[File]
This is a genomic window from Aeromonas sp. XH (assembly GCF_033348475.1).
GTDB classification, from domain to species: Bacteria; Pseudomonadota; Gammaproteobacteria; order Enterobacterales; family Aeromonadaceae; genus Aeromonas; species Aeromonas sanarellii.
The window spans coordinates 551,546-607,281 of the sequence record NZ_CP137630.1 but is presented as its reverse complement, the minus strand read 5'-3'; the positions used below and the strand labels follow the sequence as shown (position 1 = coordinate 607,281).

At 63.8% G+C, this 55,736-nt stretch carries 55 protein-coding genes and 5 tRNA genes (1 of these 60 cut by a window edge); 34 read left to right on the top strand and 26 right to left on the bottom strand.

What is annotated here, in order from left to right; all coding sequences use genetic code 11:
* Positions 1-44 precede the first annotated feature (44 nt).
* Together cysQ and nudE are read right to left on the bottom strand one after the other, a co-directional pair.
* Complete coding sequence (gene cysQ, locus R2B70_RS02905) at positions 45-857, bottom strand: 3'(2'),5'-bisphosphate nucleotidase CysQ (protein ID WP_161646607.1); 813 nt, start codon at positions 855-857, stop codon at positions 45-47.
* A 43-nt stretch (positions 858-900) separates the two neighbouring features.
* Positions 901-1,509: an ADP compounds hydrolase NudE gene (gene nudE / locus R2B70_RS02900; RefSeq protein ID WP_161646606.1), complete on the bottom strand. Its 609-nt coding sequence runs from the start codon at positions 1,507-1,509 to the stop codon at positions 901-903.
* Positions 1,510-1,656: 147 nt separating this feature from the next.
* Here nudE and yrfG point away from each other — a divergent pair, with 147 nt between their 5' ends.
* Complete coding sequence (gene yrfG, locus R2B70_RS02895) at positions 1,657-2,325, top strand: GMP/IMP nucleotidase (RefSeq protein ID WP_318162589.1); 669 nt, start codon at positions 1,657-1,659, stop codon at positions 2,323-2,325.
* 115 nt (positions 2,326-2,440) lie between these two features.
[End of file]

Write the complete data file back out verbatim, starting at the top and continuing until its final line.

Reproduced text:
This is a genomic window from Aeromonas sp. XH (assembly GCF_033348475.1).
GTDB classification, from domain to species: Bacteria; Pseudomonadota; Gammaproteobacteria; order Enterobacterales; family Aeromonadaceae; genus Aeromonas; species Aeromonas sanarellii.
The window spans coordinates 551,546-607,281 of the sequence record NZ_CP137630.1 but is presented as its reverse complement, the minus strand read 5'-3'; the positions used below and the strand labels follow the sequence as shown (position 1 = coordinate 607,281).

At 63.8% G+C, this 55,736-nt stretch carries 55 protein-coding genes and 5 tRNA genes (1 of these 60 cut by a window edge); 34 read left to right on the top strand and 26 right to left on the bottom strand.

What is annotated here, in order from left to right; all coding sequences use genetic code 11:
* Positions 1-44 precede the first annotated feature (44 nt).
* Together cysQ and nudE are read right to left on the bottom strand one after the other, a co-directional pair.
* Complete coding sequence (gene cysQ, locus R2B70_RS02905) at positions 45-857, bottom strand: 3'(2'),5'-bisphosphate nucleotidase CysQ (protein ID WP_161646607.1); 813 nt, start codon at positions 855-857, stop codon at positions 45-47.
* A 43-nt stretch (positions 858-900) separates the two neighbouring features.
* Positions 901-1,509: an ADP compounds hydrolase NudE gene (gene nudE / locus R2B70_RS02900; RefSeq protein ID WP_161646606.1), complete on the bottom strand. Its 609-nt coding sequence runs from the start codon at positions 1,507-1,509 to the stop codon at positions 901-903.
* Positions 1,510-1,656: 147 nt separating this feature from the next.
* Here nudE and yrfG point away from each other — a divergent pair, with 147 nt between their 5' ends.
* Complete coding sequence (gene yrfG, locus R2B70_RS02895) at positions 1,657-2,325, top strand: GMP/IMP nucleotidase (RefSeq protein ID WP_318162589.1); 669 nt, start codon at positions 1,657-1,659, stop codon at positions 2,323-2,325.
* 115 nt (positions 2,326-2,440) lie between these two features.